There are a lot of interesting things about the game design-wise, and maybe we'll talk about them, but for now I'm mainly thinking about the fact that for all its goofiness I find it maybe twice as successful as BioWare's much more ostensibly artistic and narrative-driven Mass Effect 2. The latter is a good game (though I'm surprised how many people don't seem to realize that its endgame sucks), but it tries to solve the problem of telling a story the way games generally do, which is to throw a lot of words and cinematics at a medium that doesn't really need them. BioWare's version of "Dialog Tree" is pretty much the best implementation out there, but the fact remains that the most interactive sequences in the game -- the shooting -- only tell one story: you run through a corridor until you see some stuff that looks like cover, you duck behind the cover, and then you shoot the dudes that coincidentally appear behind their own bits of cover. And that's a stupid story.
The story of Demon's Souls is the story of learning how to survive in a hostile environment. It's the story of what I do in a game that arguably doesn't want me to play it. It's the story of coming up against a problem and either solving the problem or dying both suddenly and horribly. It is the story of a world and a player. (And, in something I might write about later, it is also the story of how players interact with each other as they learn about a lonely world.)
A little bit of atmosphere goes a lot further than language or cinema ever can in games, and Demon's Souls is hobbled by its low production values but they make up for it with smarts and a healthy respect for their own game's limitations. When you first install the game, it makes you adjust its own brightness until you can barely see one object on the screen and cannot see the other at all. It does this not to help you see the game better, but to blind you: the world of Demon's Souls, properly installed, is dark, mysterious, and menacing. You often see only a few feet in all directions. There is often an ambush waiting for you just outside your field of vision.
It has a certain lunatic conviction rare among games. The opening sequence is goofy, ridiculous, overwrought, and in places sort of painfully stupid. It is also -- thanks in large part to the game's excellent minimalist-maximalist unhinged, somehow very retro score -- more effective than the self-serious RPGs out there.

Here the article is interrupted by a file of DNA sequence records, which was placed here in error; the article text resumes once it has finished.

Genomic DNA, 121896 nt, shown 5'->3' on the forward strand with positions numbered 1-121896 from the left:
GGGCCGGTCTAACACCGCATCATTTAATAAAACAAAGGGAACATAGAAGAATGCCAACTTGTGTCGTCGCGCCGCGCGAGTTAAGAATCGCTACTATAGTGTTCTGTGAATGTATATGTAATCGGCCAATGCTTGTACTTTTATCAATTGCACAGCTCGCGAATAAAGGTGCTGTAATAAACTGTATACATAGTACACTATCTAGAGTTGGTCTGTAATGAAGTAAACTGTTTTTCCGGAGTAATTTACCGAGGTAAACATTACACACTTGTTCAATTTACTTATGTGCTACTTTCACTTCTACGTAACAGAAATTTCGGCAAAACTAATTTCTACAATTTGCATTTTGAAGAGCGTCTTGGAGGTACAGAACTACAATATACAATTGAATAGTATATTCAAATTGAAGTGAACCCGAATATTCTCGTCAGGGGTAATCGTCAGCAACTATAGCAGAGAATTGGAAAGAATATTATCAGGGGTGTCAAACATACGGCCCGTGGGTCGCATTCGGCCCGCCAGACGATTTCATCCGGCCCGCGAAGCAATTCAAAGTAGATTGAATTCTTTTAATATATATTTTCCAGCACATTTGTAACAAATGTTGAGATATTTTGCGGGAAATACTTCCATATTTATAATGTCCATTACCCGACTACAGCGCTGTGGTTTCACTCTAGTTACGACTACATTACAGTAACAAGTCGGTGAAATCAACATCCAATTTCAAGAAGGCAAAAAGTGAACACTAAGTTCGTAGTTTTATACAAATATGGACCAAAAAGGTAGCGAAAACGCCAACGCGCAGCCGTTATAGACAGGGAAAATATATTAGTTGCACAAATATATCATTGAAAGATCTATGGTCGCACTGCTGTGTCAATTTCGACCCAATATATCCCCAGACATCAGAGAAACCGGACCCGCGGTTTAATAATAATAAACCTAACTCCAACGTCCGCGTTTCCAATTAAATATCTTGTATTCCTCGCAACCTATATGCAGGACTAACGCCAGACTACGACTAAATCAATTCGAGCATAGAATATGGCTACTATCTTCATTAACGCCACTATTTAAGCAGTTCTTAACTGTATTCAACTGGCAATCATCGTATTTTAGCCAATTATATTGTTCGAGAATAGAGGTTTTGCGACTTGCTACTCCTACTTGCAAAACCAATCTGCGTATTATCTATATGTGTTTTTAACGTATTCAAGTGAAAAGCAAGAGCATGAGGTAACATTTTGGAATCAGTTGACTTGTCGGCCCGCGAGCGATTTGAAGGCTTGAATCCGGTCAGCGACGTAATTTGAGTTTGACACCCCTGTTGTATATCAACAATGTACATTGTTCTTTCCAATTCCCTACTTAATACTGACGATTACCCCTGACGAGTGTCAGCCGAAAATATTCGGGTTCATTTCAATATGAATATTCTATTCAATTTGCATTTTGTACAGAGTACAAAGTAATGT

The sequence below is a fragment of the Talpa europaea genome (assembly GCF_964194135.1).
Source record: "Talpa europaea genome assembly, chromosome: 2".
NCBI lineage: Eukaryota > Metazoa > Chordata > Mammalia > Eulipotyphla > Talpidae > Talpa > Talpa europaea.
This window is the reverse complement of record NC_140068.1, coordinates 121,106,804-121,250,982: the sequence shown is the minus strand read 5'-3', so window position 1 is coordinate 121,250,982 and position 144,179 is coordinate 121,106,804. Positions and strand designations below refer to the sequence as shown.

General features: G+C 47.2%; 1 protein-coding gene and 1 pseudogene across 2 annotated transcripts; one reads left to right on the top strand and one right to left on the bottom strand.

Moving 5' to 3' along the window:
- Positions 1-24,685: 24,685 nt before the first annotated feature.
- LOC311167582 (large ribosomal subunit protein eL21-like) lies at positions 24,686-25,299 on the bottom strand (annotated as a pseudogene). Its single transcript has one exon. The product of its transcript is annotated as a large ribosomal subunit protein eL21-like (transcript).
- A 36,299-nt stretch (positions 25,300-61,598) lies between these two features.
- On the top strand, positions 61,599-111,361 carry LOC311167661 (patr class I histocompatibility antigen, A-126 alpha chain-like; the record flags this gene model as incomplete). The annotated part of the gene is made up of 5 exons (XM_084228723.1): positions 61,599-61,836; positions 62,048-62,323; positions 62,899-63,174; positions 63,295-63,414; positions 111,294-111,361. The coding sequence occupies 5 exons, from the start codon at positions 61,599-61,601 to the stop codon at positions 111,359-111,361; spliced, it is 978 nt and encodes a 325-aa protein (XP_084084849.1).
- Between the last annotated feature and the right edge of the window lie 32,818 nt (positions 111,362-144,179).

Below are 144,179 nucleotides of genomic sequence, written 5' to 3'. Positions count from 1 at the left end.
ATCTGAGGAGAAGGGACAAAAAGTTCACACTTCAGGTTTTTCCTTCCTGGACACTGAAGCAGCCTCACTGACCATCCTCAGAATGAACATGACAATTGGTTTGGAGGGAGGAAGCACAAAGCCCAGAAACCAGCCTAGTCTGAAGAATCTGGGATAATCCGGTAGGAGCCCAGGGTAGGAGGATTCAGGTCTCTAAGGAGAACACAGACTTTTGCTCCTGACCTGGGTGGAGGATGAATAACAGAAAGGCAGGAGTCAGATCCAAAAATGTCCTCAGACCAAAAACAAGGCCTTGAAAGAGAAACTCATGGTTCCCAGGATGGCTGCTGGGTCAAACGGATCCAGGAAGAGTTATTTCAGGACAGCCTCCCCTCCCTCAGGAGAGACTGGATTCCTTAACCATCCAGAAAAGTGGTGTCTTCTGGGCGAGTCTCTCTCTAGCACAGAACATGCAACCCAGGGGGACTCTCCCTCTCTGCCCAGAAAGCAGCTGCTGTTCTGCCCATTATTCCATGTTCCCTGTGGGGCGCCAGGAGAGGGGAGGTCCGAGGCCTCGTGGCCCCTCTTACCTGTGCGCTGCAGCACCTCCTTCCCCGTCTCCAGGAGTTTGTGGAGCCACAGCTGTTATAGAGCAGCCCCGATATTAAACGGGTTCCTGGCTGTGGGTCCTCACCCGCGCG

The first boss you face takes some time to reach. You have to navigate a castle on several levels, pull several switches, and open a large gate. When you do successfully open the gate, you see a very brief cinema wherein a massive spear launches out of the gate's darkness and wedges itself at a sharp angle in the stone steps outside the gate. What threw that, you wonder? You'll have to go in and see.
I don't want to spoil the surprise, but the truth is I barely saw the boss myself. I know it bristled with spears. I know it slowly surrounded me. I know its body and the body of its offspring glistened. I know that now, even in death, it haunts me: the dank chamber where it lived, through which I travel daily, is slick with some hideous bodily slime from the creature: its blood, mucus, urine, other, or all. Whatever it was, that thing made me feel real revulsion.
You see a lot of people talking about how games need to move beyond shooting and stabbing and so on. And certainly I would like to see them branch out. But every medium is better at some things and worse at others. They twist what they have and they shape it to make the art they want to make. Demon's Souls is a weird, goofy creature, but in its shameless game-ness it seems more effective as an art than most of the art-games out there.